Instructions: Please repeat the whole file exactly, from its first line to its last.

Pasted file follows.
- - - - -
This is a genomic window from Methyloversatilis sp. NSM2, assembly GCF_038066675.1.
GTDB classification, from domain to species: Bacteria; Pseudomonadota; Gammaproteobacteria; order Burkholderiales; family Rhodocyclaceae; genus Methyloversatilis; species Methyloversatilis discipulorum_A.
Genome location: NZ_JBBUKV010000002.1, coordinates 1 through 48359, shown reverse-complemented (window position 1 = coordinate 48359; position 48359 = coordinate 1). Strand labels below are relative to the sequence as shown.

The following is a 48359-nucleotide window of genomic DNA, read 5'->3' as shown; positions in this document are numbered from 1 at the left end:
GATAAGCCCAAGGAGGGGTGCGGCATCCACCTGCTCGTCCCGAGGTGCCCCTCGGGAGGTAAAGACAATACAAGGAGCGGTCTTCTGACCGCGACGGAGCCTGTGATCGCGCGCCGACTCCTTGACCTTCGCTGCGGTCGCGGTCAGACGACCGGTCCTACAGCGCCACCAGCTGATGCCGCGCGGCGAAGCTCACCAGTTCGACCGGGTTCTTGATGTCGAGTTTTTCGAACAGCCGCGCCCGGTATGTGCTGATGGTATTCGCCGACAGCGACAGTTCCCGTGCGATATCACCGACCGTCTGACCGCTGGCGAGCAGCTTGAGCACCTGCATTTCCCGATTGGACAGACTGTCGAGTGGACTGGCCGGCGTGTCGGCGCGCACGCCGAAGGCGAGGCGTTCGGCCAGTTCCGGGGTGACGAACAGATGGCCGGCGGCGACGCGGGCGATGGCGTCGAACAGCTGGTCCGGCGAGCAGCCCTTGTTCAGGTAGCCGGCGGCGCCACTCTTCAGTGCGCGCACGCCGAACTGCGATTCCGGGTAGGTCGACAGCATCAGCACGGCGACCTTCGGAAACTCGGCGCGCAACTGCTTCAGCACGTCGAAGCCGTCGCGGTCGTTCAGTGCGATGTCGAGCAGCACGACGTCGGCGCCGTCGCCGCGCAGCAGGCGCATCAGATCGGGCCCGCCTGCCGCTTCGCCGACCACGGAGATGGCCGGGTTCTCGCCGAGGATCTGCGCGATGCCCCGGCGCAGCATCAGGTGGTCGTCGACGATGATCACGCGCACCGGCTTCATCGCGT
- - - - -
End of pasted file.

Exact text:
This is a genomic window from Methyloversatilis sp. NSM2, assembly GCF_038066675.1.
GTDB classification, from domain to species: Bacteria; Pseudomonadota; Gammaproteobacteria; order Burkholderiales; family Rhodocyclaceae; genus Methyloversatilis; species Methyloversatilis discipulorum_A.
Genome location: NZ_JBBUKV010000002.1, coordinates 1 through 48359, shown reverse-complemented (window position 1 = coordinate 48359; position 48359 = coordinate 1). Strand labels below are relative to the sequence as shown.

The following is a 48359-nucleotide window of genomic DNA, read 5'->3' as shown; positions in this document are numbered from 1 at the left end:
GATAAGCCCAAGGAGGGGTGCGGCATCCACCTGCTCGTCCCGAGGTGCCCCTCGGGAGGTAAAGACAATACAAGGAGCGGTCTTCTGACCGCGACGGAGCCTGTGATCGCGCGCCGACTCCTTGACCTTCGCTGCGGTCGCGGTCAGACGACCGGTCCTACAGCGCCACCAGCTGATGCCGCGCGGCGAAGCTCACCAGTTCGACCGGGTTCTTGATGTCGAGTTTTTCGAACAGCCGCGCCCGGTATGTGCTGATGGTATTCGCCGACAGCGACAGTTCCCGTGCGATATCACCGACCGTCTGACCGCTGGCGAGCAGCTTGAGCACCTGCATTTCCCGATTGGACAGACTGTCGAGTGGACTGGCCGGCGTGTCGGCGCGCACGCCGAAGGCGAGGCGTTCGGCCAGTTCCGGGGTGACGAACAGATGGCCGGCGGCGACGCGGGCGATGGCGTCGAACAGCTGGTCCGGCGAGCAGCCCTTGTTCAGGTAGCCGGCGGCGCCACTCTTCAGTGCGCGCACGCCGAACTGCGATTCCGGGTAGGTCGACAGCATCAGCACGGCGACCTTCGGAAACTCGGCGCGCAACTGCTTCAGCACGTCGAAGCCGTCGCGGTCGTTCAGTGCGATGTCGAGCAGCACGACGTCGGCGCCGTCGCCGCGCAGCAGGCGCATCAGATCGGGCCCGCCTGCCGCTTCGCCGACCACGGAGATGGCCGGGTTCTCGCCGAGGATCTGCGCGATGCCCCGGCGCAGCATCAGGTGGTCGTCGACGATGATCACGCGCACCGGCTTCATCGCGT